Mingxia Chen – China

She is one of the 1000 women proposed for the Nobel Peace Price 2005.

She says: “Let us take action for and strive towards gender equality in our country and for a better life”.

Mingxia Chen - China rogne r70p.jpg.

Mingxia Chen – China

She works for the Gender and Law Research Center at the Chinese Academy of Social Sciences.

Chen Mingxia, 64 years old (in 2005), is director of Gender and Law Research Center in the Chinese Academy of Social Sciences, and Board Chair of the Network Against Domestic Violence under the Chinese Law Society. She conducted research on civil law and, in 1996, started to focus on human rights of women in 1990. Human rights and domestic violence were sensitive issues in China with some people even denying the existence of such problems when Chen started to research these two areas. Since then she has helped many victims of violence and evolved democratic management of NGOs that take up these issues.

Chen found that the law on women’s rights had many deficiencies and did not provide adequate protection to women. In 1993, under her initiation and planning, a pilot scheme on the implementation of women’s law was conducted in Qianxi County, Hebei Province. Under this new scheme judges, lawyers and staff of women’s federations were given comprehensive training, and women’s centers were established in villages; the scheme gave a new impetus to the work for women’s human rights in the whole county. The experience gained from Qianxi County was shared throughout the Hebei Province in 1996 and the pilot scheme was awarded a ‘Government Innovative Prize’.

Moreover, a new local law on domestic violence has now been formulated for the province. The uniqueness of the project of protecting women’s rights is reflected by the subsequent extension in the aim of protecting the human rights of women. In 1998, some feminists in Beijing got together to form an NGO to advocate against violence on women. Chen had influence in the field of law and also substantial experience in the implementation of the law of women rights, as she was professor of civil law in the Law Department at the Chinese Academy of Social Sciences.

In 2000, the Chinese Law Society conducted a large scale project concerning research on domestic violence (which was later renamed “Anti Domestic Violence Network”) under sponsorship from organizations like the Ford Foundation in USA, NOVIB in the Netherlands, SIDA in Sweden and the Human Rights Center in the University of Oslo. The project which involved multi-disciplinary studies, a nation-wide survey and co-operation between different organizations is a collective undertaking with inputs from scholars and social activists in the areas of law, sociology, social work, gender studies, media, women’s work and others. It aims at rectifying the attitude of the public, the members of the judiciary, and social workers towards domestic violence on women.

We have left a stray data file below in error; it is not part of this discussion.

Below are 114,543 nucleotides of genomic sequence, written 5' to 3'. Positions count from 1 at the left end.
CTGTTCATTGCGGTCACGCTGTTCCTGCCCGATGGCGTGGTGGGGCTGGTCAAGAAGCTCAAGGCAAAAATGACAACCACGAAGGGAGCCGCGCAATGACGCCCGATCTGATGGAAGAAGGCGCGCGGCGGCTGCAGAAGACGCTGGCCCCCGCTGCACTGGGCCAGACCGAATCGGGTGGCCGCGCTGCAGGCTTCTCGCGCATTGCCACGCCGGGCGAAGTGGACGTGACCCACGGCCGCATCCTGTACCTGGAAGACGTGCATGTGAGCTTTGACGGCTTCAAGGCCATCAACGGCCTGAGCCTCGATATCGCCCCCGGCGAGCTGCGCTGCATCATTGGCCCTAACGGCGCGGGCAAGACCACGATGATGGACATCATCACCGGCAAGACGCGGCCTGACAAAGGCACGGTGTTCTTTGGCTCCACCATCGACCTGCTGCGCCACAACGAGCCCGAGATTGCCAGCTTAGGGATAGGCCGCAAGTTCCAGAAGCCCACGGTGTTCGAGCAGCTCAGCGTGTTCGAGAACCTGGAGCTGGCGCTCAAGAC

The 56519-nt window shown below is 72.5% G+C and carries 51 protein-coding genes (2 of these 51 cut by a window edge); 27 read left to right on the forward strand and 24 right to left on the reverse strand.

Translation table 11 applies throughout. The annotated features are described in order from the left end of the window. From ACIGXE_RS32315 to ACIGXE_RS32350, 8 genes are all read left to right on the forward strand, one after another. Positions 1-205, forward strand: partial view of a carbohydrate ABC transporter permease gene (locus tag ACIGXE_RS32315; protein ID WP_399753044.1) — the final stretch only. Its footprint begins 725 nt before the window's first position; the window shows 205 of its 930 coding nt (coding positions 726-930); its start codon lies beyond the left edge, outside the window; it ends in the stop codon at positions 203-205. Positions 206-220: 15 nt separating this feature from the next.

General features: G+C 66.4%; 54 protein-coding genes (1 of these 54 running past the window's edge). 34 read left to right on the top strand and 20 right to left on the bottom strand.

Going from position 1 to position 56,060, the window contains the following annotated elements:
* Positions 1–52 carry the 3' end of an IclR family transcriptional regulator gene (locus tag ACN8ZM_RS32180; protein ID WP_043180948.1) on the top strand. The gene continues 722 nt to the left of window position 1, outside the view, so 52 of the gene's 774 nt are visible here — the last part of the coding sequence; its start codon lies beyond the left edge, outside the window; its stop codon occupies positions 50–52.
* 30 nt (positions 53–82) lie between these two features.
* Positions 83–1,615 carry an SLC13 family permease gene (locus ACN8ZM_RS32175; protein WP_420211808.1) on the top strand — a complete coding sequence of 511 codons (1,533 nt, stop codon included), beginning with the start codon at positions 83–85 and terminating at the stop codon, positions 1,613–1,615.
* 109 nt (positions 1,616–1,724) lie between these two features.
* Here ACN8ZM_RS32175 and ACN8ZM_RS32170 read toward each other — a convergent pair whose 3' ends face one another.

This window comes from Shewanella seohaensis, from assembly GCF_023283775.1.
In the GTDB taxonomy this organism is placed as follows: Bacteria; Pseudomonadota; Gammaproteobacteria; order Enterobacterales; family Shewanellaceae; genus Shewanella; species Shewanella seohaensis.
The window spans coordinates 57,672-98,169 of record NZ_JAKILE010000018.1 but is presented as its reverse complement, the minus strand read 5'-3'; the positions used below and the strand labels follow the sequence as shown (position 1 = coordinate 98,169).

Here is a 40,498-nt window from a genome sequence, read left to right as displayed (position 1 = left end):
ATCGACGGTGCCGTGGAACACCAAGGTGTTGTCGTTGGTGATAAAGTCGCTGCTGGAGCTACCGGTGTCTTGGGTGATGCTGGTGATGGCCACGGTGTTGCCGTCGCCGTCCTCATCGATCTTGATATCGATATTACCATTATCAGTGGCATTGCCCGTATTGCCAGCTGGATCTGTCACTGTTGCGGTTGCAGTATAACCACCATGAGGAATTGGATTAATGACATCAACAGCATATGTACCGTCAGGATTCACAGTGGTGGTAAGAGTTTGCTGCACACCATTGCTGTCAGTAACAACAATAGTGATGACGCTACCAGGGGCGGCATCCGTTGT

The project also involved investigations into the status of domestic violence in China and judicial intervention along with research on legislation, publication in media and gender training. The investigation and research were aimed at creating public awareness so that the measures against domestic violence in cities and trial schemes of multi-organizational co-operative efforts in villages could be implemented. Fifteen subsidiary programs concerning establishment of anti domestic violence information centers, web sites, gender trainings, research on violence against women and judicial intervention were conducted. A website for voluntary sharing of information was constructed. All participants in the project were volunteers, except for two or three full time employees.

Chen retired from her previous job to take up the job of chief project coordinator and to lead and coordinate the simultaneous implementation of more than 10 projects. She and the committee members achieved their goal of changing people’s attitude toward domestic violence to a considerable extent in three years’ time by promoting intervention on family violence. They laid a solid foundation for Phase II of the project by setting rules of democratic management for the NGO.

In 2003, Chen and her partners founded the Center of Gender and Law Research in the Chinese Academy of Social Sciences to popularize the concept of gender studies in the society and to strengthen the importance of gender in the study and implementation of law. Before the start of the second phase in 2004, the executive committee of the NGO was restructured by Chen to separate the different functions of management and execution for better performance of the organization. Her proposal, which was accepted by the committee, also paved the way for democratic management of NGOs in China. After being elected committee member, she was later appointed chairperson of the new committee.

Chen was rewarded for her hard work by the considerable achievement of bringing domestic violence out of the closet and into public discourse, judicial intervention and the social support she has received. However, her commitment to research, social service, and working for women rights does not leave her much time for her personal life. Chen suffered from Systemic Lupus Erythematosus due to excessive work and was unable to take care of her sick husband.

To date, 24 provincial members and 22 city members in the Anti Domestic Violence Network meet regularly to share their intervention experiences with the aim of promoting anti violence campaigns in the nation. The network has gained this intervention experience in villages as well as in cities. More than ten provinces and several cities have implemented local laws on domestic violence. (1000PeaceWomen).

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